woman with a baby on her lap

Infants Match Talking Voices and Faces

When people speak, their facial movements as well as their sounds help us understand what they are saying. Such visual information is especially important in noisy backgrounds. Individuals have unique ways of speaking and unique ways of moving when they speak. As a result, adults can match the speech passages of unfamiliar individuals to silent videos of those individuals. Surprisingly, 6-month-old infants were similar in their ability to match unfamiliar speech passages to silent videos of the previously heard speaker. 

baby dressed in pink

Infants Match Singing Voices and Faces

Infants can also match the sounds and sights of singing. After 6-month-olds listen to a a children’s song, they successfully judge which of the women in two silent videos was the previously heard speaker. 

girl dressed in pink with headphone on

Children with Cochlear Implants Recognize Melodies

Many children who are profoundly deaf use cochlear implants, which provide partial restoration of hearing and enable these children to acquire the language of their community. Unfortunately, cochlear implants are less than ideal for music because they transmit degraded information about pitch. Nevertheless, we found that preschool and school-age children with implants could recognize the theme music from their favourite TV programs. They also recognized the voices of their beloved cartoon characters. Remarkably, most of these children enjoy participating in musical activities. 

baby in a shirt

Memory for Melodies

Infants remember the melodies that they hear regularly. They also remember specific aspects of the performances. In one study, 7-month-old infants listened to an unfamiliar lullaby for 5 minutes daily for 2 weeks. When they subsequently visited the laboratory, they were given a listening choice between the exact version of the song heard at home or a version sung at a different pitch level (higher or lower). Infants chose to listen longer to the novel pitch level, which indicated that they remembered the version heard at home.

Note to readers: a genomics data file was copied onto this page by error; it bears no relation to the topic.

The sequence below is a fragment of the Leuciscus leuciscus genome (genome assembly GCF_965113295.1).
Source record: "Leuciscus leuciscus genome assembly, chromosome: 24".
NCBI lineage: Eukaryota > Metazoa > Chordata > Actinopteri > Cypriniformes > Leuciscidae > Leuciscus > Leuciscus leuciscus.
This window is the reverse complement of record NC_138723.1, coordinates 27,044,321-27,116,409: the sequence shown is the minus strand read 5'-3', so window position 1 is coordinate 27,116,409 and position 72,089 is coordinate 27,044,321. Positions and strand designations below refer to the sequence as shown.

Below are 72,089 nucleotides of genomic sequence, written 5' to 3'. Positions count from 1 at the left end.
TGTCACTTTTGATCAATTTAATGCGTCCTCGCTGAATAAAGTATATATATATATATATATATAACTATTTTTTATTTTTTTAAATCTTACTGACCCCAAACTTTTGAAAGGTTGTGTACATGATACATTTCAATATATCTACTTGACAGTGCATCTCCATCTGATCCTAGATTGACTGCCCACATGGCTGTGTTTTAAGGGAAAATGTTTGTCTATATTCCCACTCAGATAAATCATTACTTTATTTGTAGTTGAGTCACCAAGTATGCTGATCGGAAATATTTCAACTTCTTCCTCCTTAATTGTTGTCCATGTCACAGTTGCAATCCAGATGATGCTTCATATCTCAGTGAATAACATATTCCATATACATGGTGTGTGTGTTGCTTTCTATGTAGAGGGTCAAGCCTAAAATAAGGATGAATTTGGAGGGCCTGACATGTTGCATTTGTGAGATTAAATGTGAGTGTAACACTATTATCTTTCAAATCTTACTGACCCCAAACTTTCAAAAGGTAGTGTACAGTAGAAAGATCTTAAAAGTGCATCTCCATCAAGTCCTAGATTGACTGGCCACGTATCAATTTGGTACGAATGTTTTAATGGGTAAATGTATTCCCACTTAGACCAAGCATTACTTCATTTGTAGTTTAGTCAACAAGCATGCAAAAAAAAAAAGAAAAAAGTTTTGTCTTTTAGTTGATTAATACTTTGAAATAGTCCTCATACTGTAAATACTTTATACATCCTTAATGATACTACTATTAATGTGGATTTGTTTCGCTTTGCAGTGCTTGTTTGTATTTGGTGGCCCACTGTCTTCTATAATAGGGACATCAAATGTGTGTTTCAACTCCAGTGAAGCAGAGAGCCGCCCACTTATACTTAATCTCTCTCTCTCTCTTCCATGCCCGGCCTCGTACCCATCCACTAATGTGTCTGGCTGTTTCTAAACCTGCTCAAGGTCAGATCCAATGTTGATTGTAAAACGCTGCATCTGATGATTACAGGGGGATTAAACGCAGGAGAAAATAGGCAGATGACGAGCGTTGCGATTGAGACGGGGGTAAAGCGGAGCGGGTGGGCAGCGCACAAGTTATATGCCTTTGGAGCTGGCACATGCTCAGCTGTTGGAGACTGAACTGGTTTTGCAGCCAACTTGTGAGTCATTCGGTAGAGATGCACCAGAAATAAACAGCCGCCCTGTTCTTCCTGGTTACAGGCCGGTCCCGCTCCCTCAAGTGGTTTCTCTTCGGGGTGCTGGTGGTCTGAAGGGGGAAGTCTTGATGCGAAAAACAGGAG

baby dressed in pink sitting on her dad's lap

Musical Preferences

We have shown that infants prefer vocal renditions of melodies (sung to la la) to piano renditions and they are happiest with songs sung in face-to-face contexts. Just as adults prefer familiar to unfamiliar music, infants prefer the songs their mother sings to other songs. Unlike adults, who tend to have negative reactions to music in a foreign or unfamiliar style, young infants do not have comparable aversions for unconventional music. Perhaps because of limited knowledge of the music of their own culture, they are more flexible and open-minded listeners.



Toddlers and preschoolers’ singing

The general consensus among music educators is that toddlers and young preschoolers are generally unable to produce recognizable songs. However, the audio and video recordings that we have received from the community indicate otherwise. In some cases, toddlers sing clearly even before they can speak. In other cases, they incorporate the rhythms of the songs while speaking (rather than singing) the words. There seems to be immense variation, perhaps even greater than that seen for language acquisition. We would welcome additional samples of singing from toddlers 18 months of age and older.